Hearing Aid Types

Hearing Aid Types

Hearing aids have improved greatly with the advent of digital technology. If you’re picturing big and bulky devices with questionable sound quality, you’ll be pleased to learn today’s instruments are smaller, more comfortable and provide sound that is more natural. They are available in a variety of sizes and types, so finding one that appeals to your lifestyle needs and cosmetic preferences should be easy.

Here are the types available:

ITC Hearing Aids

Receiver-in-the-Canal (RIC)

RIC hearing aids are the most popular style of hearing aid and consist of a tiny housing containing all electronics except the receiver, which is positioned behind the ear. A thin wire connects the housing to the receiver.

It’s a small and discreet unit that is powerful enough to treat mild to severe hearing loss.

BTE Hearing Aids

Behind-the-Ear (BTE)

A BTE device is curved to match the contour of the ear and rests directly behind the ear. The housing, which contains all the electronics, is encased in plastic and connects to the ear canal with a thin, clear tube or ear mold.

Though more visible than other styles, the BTE is simple to use, making it a popular choice for children. It’s powerful enough for all types of hearing loss.

ITC Hearing Aids

Invisible-in-the-Canal (IIC)

This hearing aid is placed in the ear canal and is the smallest available. It takes advantage of the ear’s natural ability to collect sound, and its discreet size makes the device virtually invisible to others.

The trade-off is a shorter battery life, and it may prove difficult to adjust for those with poor manual dexterity. This is a good choice for mild to moderate hearing loss.

ITC Hearing Aids

In-the-Canal (ITC)

This style is also designed to fit in the ear canal, but not as deeply as an IIC device, resting securely in the lower portion instead. It’s a little larger, making it easier to insert and remove and extending the battery life.

Best for patients with mild to moderate hearing loss.

RITE Hearing Aids

In-the-Ear (ITE)

This hearing aid is designed to fill the outer portion of the ear and is larger than those worn in the ear canals. It is less discreet, but the size allows for more features and makes the unit easier to adjust.

A bigger battery translates to longer life and means those with severe or profound hearing loss can benefit from this style.

Oticon OPN open fit

Open Fit

The Open Fit hearing aid is similar to the RIC. Like that device, it rests behind the ear and includes a transparent tube that delivers sound to the ear canal through a very small earpiece. Because the ear canal is left unobstructed, there is less occlusion with this style, and the smaller size appeals to many adults.

This style is best for mild to moderate hearing loss in high frequency ranges only.

Lyric Extended Wear Hearing Aids

Extended Wear Hearing Aids

These are placed deep in the ear canal and designed to stay in place for anywhere from one to four months at a time without removal.

Because they are professionally positioned to sit close to the eardrum, extended wear hearing aids offer improved sound directionality and reduced feedback, and their design prevents damage from moisture and earwax. These are particularly appealing to those with active lifestyles and can be worn while showering, exercising and sleeping. They are completely invisible to others.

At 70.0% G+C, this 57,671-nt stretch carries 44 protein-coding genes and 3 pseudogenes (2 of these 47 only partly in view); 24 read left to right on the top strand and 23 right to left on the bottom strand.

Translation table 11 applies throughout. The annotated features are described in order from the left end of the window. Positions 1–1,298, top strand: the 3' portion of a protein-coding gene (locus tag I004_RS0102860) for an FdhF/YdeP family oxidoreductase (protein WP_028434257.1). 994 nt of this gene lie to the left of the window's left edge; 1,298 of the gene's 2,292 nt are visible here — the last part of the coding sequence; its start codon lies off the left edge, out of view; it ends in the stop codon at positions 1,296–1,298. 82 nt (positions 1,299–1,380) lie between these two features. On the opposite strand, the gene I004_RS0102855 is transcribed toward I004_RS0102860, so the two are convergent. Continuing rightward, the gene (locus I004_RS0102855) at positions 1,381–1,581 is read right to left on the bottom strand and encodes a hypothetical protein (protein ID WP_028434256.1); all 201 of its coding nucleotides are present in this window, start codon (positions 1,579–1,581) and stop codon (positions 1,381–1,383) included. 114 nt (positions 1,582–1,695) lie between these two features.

Despite these advantages, they may not fit all ears, and cause some discomfort for certain patients. Designed for mild to moderately severe hearing loss.

Phonak Audeo Bluetooth Hearing Aids

Bluetooth® Hearing Aids

Bluetooth is a wireless communication platform that enables data to be transferred between two or more electronic devices through the use of high frequency radio waves. Bluetooth-compatible digital hearing aids provide improved functionality and convenience. By streaming signals from your electronic devices directly to your hearing aids, you are better able to stay connected.

Because Bluetooth technology requires more power than a typical hearing aid battery can generate, some instruments rely on an additional accessory, called a streamer. This device acts as a go-between, allowing your hearing aid to communicate with the other electronic device.

Not only does this allow for communication between the hearing aid and another device, but it also enables two hearing aids to communicate, giving you an improved hearing experience.

Oticon OPN Rechargeable Hearing Aids

Rechargeable Hearing Aids

Rechargeable hearing aids are one of the top most requested features that hearing aid uses are asking for. They free users from having to deal with the tiresome task of changing the batteries, performing daily battery tests and always carrying around extra batteries. Rechargeable batteries are also environmentally friendly as they save users from throwing away nearly 100 hearing aid batteries per year.

The benefits of rechargeable batteries plentiful:

  • Your charger can be your devices’ overnight home, so you don’t have to worry about losing them.
  • You don’t need to worry about having extra batteries on hand.
  • You will save time and money by not having to purchase disposable batteries.

Many rechargeable batteries can provide up to 24 hours of hearing from a single charge. The hearing aid may also include a fast-charging option, which gives uses a few hours of immediate use.

Call San Francisco Audiology at (415) 362-2901 for more information or to schedule an appointment.